What would it take for you to stay calm when it comes to managing your kids’ behavior? Sometimes it feels like a herculean task.
Remember the Oregon trail? One wagon after another followed the tracks made by earlier wagons. The ruts got deeper and deeper as more wagons rode west. In places, a person could stand in ruts up to their waist. It would have been impossible for a wagoneer to veer off in another direction.
When we react to our children the same way over and over, we dig ourselves into emotional and behavioral ruts. Ruts run especially deep when they stem from beliefs we hold about ourselves learned in childhood. If you believe you’re never good enough, a disappointment, or unlovable, etc. from remarks made by parents or teachers, those beliefs stick and can drive your behavior.
The early pioneers stayed in existing wagon ruts for safety. So do we. It’s often safer to believe what we do about ourselves than to venture out on a new trail to believe I am good enough. I can do whatever I put my mind to. Try changing deep down beliefs. It’s not easy. It’s much safer to stay in familiar patterns, even though they may be self-destructive. Bad feelings about yourself lead to negative, damaging reactions toward your kids — in turn, sending negative messages to them. And the cycle perpetuates. Venturing into new territory to see things from a different perspective feels too unfamiliar, unsafe.
How many times do you think, If only I were a better mother…. Even if you have a great moment with your child, you might discount it thinking, Why can’t I do that all the time? Do you tend to focus only on your failures and your child’s?
Which thoughts make you feel calm?
• I never know what to do – or – I really listened to my daughter this afternoon.
• I always end up screaming – or – I didn’t yell when I asked him to come to the table tonight.
• I never have enough patience – or – When I take better care of myself, I have more patience.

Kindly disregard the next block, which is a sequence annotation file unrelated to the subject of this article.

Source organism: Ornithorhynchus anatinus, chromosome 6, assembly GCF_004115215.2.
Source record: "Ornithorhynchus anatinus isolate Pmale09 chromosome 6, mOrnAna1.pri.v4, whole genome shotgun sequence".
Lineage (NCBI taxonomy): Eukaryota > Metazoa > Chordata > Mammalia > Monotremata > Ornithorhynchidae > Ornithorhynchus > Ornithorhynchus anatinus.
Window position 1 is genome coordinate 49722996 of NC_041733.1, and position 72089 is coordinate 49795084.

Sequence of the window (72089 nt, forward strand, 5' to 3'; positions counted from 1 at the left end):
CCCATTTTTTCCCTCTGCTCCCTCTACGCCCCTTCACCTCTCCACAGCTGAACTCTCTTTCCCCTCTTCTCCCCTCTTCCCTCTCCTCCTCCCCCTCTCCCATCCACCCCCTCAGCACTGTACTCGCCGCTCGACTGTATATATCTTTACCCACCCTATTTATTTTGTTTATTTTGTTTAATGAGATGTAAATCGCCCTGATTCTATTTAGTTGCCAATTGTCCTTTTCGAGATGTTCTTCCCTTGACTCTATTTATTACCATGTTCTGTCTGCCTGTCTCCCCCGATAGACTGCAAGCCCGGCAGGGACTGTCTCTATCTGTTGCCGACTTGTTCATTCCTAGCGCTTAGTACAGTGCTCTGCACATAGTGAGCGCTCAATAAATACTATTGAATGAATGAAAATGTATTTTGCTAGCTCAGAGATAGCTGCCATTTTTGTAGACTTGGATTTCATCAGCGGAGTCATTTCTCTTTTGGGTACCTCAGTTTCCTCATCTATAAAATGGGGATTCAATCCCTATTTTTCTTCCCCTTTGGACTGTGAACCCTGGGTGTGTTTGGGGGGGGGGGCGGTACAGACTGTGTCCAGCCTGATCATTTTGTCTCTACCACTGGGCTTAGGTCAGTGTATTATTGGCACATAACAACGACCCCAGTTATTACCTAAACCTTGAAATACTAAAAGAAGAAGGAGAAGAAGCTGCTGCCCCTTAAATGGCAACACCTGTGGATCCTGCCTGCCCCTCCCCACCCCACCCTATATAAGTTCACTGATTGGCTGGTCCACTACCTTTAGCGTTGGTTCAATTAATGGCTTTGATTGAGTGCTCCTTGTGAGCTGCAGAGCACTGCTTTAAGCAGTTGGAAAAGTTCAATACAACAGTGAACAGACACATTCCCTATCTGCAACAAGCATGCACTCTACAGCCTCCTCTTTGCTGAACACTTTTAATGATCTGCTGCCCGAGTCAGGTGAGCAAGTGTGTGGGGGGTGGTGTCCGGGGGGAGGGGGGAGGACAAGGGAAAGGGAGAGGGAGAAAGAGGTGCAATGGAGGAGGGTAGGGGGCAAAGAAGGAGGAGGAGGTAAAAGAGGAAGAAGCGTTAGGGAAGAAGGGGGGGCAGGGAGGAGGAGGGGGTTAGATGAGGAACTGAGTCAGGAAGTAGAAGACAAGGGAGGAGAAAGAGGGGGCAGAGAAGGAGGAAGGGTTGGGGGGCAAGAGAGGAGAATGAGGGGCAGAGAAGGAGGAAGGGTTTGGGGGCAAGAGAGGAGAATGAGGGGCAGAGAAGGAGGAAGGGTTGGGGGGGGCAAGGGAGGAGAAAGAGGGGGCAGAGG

• I‘ll never be able to stop blaming – or – I can do this as soon as I decide to.
• I’m a lousy parent – or – I am a perfectly good parent and I know my kids love me.
The negative thoughts are assumptions — your perception only. They logically cause feelings of despair and hopelessness, which in turn lead to beating yourself up and yelling at or threatening your child — leaving you thinking you’re a lousy parent. Can you see how the reframed thoughts lead to more self-compassion? But we rarely go there. It’s much easier to think negatively. We don’t even see that we have a choice. Oh, that’s just me. That’s how I am. What are we trying to prove?
We’re control freaks. We want to be right even when being right is wrong. My child is so self-centered. He never thinks of anybody but himself. That is a judgment that could be seen from a different perspective. Kids are naturally self-centered. He wants what he wants but is also very loving and kind. Do you see how you might respond with more understanding when he is acting self-centered?
Our negative assumptions are automatic. They fly through our brains at lightning speed, and we jump to conclusions in a nano-second. Those automatics come from the old, outdated beliefs we hold about ourselves. Those ruts we are stuck in.
In order to step out, pay careful attention to the moments you do connect, say words you mean, and are able to stop yourself before reacting. It is the little moments that build up when, and only when, we shine a light on them. Focus more on what you want rather than what you don’t. Baby steps build the ladder to help you out of even the deepest ruts. Start by reminding yourself you can do this, even when you make lots of mistakes.
Change can’t happen until you first recognize what it is that comes so naturally. Here’s how:
1. Pay attention to your feeling first. Ask yourself, If I felt so angry, what must I have been thinking about myself or my child?
2. Pat yourself on the back when you recognize a thought that led to your feelings. Why can’t I ever get anything right? He never listens. This is a big step forward.
3. Take responsibility for your thoughts and feelings as well as the behavior they fuel. Don’t blame them on your child or anyone else, even yourself. They can change when you pay attention.
4. Go back to your thought and see if you can reframe it until you feel calmer or more understanding. I know I can do better when I am not so hard on myself. My child is having a problem, not being a problem. When she hits, she’s probably feeling misunderstood or ignored.
Here’s an idea:
Start a thought jar. Every time you have a thought that creates even a little compassion, write it down on a small piece of paper and stick it in your jar. Anytime you need a boost, pull them out and read them. Your conscious effort to write them down will help your brain remember and know it can change.